Twenty five years before Brian Jennison shot this photo in 1979, I watched trains as a four-year-old from this very same spot, the East 43rd Street bridge spanning over what Tacoma, Washington locals called "Milwaukee Gulch". Railfans knew the spot as "Tacoma Hill"; Milwaukee men as the "T&E Hill". T&E was short for Tacoma Eastern Railroad, the outfit that standard-gauged an idle narrow-gauge lumber company line up the gulch in 1890, and subsequently struggled along until Milwaukee Road assumed control early in the Twentieth Century. Ultimately, the T&E 'main' extended south to Frederickson, where it split - one branch went to Hoquiam; the other to Morton.
Milwaukee Gulch's variously (depending upon whom you talk to) 3.3% to 4.0% grade insured that the bridge was a great spot to watch trains. In steam times, the Milwaukee relied upon its 2-6-6-2's (see page bottom) to slog up the gully at walking speed. These apparently gave way to EMD F's equipped with low speed gearing at the time of my nearby tenancy in 1953-54. My several recollections are of the F's; absolutely no steam, though steam certainly still must have been a frequent presence. The F's made a regular midday assault on the hill, a convenient time for me to whine my mother into accompanying me for the two blocks over to the bridge to watch the show. More often than not, mom was "too busy" to chaperone me, so one day when I heard the train coming, I took matters in my own hands and ran to Milwaukee Gulch on my own - my first solo railfan trip. As the train was still aways off, I elected to climb down the bank and place some stones on the railheads, with the hope, I emphatically remember, that the train would derail. I was a bad, bad, precocious child, already a veteran of derailing and ultimately trashing two Marx train sets. I merely was scaling up my activities. About the time the train arrived, so did mom, and I'll bet that, over the clamor of 567's, the engineer could hear me yelping my way home. That was the end to my solo railfan journeys...for a short while.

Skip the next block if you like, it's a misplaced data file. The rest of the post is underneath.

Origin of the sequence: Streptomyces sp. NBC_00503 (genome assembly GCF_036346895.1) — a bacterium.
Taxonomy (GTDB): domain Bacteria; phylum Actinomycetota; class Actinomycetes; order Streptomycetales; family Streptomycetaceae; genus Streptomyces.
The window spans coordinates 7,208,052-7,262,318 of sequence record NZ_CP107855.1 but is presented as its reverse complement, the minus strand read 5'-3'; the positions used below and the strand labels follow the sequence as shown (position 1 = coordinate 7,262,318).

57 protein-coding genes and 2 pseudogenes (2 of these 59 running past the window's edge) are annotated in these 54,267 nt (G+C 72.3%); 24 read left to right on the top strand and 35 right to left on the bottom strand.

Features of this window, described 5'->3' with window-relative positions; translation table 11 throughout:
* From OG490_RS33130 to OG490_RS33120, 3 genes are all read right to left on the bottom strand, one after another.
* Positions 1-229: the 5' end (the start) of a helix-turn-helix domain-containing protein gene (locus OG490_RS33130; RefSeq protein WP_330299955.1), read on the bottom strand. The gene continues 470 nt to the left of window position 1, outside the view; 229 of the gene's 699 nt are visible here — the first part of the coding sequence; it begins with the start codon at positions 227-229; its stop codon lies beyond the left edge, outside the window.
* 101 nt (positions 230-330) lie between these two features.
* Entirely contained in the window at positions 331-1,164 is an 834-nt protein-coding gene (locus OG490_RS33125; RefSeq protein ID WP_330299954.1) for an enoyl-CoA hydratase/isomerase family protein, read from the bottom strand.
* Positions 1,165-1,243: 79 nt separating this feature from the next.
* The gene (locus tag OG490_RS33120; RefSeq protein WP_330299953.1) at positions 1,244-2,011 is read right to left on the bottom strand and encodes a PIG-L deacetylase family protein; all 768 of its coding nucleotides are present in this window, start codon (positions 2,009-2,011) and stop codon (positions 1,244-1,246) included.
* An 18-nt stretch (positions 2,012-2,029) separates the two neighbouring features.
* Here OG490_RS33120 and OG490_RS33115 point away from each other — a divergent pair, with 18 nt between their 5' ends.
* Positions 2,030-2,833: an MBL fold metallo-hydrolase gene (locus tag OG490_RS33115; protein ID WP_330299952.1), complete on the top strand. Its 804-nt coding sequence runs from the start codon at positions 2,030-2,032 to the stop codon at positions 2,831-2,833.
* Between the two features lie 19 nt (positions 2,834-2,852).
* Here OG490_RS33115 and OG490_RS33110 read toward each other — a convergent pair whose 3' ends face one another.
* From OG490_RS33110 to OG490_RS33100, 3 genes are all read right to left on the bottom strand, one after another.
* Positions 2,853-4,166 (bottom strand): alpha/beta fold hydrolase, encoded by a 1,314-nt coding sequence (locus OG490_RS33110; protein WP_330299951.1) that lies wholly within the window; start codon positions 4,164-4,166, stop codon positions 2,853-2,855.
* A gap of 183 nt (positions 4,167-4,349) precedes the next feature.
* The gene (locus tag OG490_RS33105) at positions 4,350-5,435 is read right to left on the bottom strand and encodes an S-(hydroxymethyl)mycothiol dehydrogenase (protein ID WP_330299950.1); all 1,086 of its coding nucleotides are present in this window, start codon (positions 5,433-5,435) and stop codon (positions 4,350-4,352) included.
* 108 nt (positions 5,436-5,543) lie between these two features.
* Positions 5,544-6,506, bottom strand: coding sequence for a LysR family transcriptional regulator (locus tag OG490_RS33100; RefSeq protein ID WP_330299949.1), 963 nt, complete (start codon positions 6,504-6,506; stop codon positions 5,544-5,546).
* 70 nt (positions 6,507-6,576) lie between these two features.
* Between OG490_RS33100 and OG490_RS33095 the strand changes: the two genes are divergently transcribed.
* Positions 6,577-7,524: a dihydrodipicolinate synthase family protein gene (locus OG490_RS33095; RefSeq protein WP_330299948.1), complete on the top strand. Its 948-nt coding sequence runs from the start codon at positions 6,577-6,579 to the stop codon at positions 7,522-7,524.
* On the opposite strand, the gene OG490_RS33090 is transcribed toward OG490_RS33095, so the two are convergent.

By the time of the photo, T&E Hill was Milwaukee's main track between Tacoma and Portland, courtesy of a stipulation in the Burlington Northern merger that gave Milwaukee trackage rights south from Chehalis Junction. Early on, Milwaukee Road hauled three, or so, trains north from its SP connection in Portland. I have no idea if the railroad still sustained that level of business in 1979, the last full year before the retrenchment eastward. In any event, here we see worn out locomotives beating up equally marginal track in the finest Milwaukee Road tradition. Mid-train there likely was another set of hill units, or maybe the Tideflats Yard goat. Those B-units are actually slugs, two of three F7B's (along with a single RS3) converted earlier in the decade (see below). The last Milwaukee Road train left Tideflats early next year, on March 15. The slugs were retired en mass two months later.
After Milwaukee's departure, the T&E line went through a succession of operators. Today (2016), city-owned Tacoma Rail dispatches movements up Milwaukee Gulch.
|August 3, 2012: My first visit to Milwaukee Gulch in 38 years (58, since living nearby) found no Tacoma Rail trains. The place is more overgrown. The original rickety East 43rd Street bridge has been replaced. My old house has lost its garage. It was 100 degrees later that day (all that I remember from childhood is chilly, overcast gloom and pulpwood / copper refinery stench - The aroma of Tacoma, as it used to be called). Nevertheless, I swear that I could hear the whining/clattering beat of F's starting their climb far down the hill.